on board the Fleet, I will take it as a 
very great favor, if your Excellency will 
direct them to be sent back by any Ves- 
sel coming either to Virginia or Mary- 
land ; or should they have been sent on 
Shore and put under the care of any 
particular Gentleman, you will oblige 
me by giving him information to whom 
they belong, and desiring him to send 
them back to their Master who will pay 

the expences of their passage. 

I have heard with infinite pleasure of 
your Excellency's safe arrival at Mar- 
tinico, and am now impatiently waiting 
the result of the Operation under your 
direction. If the united good wishes of a 
gratefull people can contribute to your 
success your Campaignin theWest Indies 
will be as glorious as that in America. 

I have the honor to be, with perfect 
respect and the warmest personal at- 
tachment, Sir, Your Excellency's 

Most obedient and humble Servant, 

[Go Washington] 
His Excellency 

Count de Grasse 


From the original — the gift of William A. Fitz- 
hugh — in the New York Historical Society. 

Phila, Feb 8th, 1782 

The letter of which the inclosed is 
duplicate and put under cover for you 
to forward, will I hope produce the ef-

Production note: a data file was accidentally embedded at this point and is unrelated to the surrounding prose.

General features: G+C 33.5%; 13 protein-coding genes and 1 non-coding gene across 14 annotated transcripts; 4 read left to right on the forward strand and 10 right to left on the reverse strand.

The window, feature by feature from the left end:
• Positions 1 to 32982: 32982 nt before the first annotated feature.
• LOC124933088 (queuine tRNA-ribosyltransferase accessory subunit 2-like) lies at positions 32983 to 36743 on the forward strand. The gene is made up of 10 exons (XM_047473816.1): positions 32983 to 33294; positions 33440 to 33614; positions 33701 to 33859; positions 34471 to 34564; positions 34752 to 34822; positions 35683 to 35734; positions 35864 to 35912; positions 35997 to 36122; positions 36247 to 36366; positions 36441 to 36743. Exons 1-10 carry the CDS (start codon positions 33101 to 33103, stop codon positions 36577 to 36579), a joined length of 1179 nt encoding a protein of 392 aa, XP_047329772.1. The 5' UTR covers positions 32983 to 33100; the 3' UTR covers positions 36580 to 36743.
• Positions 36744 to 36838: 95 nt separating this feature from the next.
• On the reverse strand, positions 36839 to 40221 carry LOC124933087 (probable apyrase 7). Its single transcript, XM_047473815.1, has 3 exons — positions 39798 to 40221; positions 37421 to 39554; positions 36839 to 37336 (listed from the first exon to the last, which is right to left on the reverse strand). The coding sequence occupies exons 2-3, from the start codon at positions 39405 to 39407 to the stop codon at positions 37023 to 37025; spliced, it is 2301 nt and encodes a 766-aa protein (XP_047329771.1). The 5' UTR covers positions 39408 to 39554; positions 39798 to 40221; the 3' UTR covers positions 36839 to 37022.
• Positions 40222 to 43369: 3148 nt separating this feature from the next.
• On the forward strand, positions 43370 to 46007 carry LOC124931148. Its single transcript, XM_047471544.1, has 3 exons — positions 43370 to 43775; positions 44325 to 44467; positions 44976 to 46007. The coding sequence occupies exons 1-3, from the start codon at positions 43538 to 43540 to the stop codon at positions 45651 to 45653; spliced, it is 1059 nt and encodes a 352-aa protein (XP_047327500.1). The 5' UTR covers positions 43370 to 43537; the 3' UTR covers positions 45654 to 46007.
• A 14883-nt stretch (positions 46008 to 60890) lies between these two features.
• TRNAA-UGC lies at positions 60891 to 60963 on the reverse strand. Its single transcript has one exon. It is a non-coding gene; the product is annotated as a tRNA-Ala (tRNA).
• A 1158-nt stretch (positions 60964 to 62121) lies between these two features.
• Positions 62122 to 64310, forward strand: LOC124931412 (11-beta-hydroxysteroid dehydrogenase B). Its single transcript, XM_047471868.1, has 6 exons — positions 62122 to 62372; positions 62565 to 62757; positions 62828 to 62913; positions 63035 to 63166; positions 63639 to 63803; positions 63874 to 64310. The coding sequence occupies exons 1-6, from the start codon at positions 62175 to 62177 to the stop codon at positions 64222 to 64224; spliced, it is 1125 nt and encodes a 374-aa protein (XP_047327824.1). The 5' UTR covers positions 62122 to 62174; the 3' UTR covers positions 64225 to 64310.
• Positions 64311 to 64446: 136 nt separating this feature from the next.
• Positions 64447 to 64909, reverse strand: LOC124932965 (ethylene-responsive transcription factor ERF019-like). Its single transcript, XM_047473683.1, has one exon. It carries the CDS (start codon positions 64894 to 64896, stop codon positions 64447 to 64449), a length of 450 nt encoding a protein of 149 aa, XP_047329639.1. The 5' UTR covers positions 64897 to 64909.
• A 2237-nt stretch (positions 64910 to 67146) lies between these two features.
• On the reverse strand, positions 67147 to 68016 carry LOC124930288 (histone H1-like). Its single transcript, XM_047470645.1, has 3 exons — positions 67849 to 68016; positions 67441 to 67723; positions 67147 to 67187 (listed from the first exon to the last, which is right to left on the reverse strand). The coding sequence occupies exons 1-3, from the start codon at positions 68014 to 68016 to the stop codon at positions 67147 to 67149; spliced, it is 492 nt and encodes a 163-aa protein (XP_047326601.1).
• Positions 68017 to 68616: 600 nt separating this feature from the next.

fect you wish it to have with the Count 
de Grasse. The original I shall request 
the Minister of France to send with his 
first dispatches to the West Indies. 

I thank you for the communication in 
your letter of The present mo- 
ment will not allow me to add more 
than my congratulatory compliments to 
Mrs. Fitzhugh & yourself on the mar- 
riage of the Captain — to whom & his 
young bride I wish every imaginable joy 
— please to make a tender of my bets 
respects to Colo & Mrs Plater. 
With much truth & affectn 
I am Dr Sir 

Yr most Obedt Hble Servt 
Go Washington 
Colo William Fitzhugh 


II 7 


Communicated by Edward E. Sprague 

Newburgh April 1st 1782 

On my way from Philadelphia to this 
place I had the pleasure to receive your 
favor of the 20th of March, covering 
an Oration delivered by Mr. Tutor Megs 
on the surrender of Lord Cornwallis.